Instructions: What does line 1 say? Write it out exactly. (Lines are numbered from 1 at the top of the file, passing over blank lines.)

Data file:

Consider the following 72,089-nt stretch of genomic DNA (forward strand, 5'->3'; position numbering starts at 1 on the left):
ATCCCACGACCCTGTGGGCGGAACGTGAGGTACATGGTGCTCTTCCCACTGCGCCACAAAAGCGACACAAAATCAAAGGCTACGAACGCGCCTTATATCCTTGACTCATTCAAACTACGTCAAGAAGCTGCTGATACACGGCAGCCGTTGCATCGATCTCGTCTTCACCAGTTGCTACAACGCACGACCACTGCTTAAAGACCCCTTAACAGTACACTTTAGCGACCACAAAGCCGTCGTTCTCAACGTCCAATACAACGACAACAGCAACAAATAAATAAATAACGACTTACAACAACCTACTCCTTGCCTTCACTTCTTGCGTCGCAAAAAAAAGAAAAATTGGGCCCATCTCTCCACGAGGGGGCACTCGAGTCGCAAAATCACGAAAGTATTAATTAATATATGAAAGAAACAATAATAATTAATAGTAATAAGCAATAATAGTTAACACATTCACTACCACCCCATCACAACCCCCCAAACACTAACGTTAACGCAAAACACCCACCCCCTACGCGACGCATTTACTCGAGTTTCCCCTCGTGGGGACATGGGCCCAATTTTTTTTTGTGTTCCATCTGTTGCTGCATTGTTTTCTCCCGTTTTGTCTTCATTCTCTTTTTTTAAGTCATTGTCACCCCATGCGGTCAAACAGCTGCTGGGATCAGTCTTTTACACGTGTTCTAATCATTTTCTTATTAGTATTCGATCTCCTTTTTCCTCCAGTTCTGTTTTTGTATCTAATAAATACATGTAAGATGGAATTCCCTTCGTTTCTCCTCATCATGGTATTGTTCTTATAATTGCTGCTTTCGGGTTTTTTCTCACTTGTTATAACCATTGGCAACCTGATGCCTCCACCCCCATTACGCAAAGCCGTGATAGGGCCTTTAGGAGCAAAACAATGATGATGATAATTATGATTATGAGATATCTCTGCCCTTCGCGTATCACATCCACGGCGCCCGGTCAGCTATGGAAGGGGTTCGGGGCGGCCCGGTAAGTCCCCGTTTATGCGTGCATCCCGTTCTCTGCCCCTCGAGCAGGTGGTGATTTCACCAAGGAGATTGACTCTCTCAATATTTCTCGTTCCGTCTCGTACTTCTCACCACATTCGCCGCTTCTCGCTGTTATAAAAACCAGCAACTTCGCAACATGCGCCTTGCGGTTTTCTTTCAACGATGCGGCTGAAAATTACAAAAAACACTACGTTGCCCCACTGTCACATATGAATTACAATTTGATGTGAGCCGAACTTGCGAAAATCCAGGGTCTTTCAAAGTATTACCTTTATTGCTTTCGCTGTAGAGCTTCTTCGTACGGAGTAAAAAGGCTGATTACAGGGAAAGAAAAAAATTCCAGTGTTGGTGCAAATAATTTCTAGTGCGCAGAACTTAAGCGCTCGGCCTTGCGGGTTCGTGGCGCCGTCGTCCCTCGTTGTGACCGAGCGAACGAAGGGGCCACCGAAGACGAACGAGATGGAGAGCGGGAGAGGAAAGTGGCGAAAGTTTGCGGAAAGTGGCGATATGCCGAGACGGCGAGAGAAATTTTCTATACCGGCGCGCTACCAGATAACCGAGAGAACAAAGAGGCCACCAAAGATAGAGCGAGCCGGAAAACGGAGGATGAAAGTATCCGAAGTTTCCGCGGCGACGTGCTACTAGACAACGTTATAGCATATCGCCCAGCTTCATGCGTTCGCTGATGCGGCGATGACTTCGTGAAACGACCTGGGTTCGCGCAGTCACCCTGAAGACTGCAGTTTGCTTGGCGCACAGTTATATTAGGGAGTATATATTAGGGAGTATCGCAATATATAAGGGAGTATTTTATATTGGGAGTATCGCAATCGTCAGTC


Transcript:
Consider the following 72,089-nt stretch of genomic DNA (forward strand, 5'->3'; position numbering starts at 1 on the left):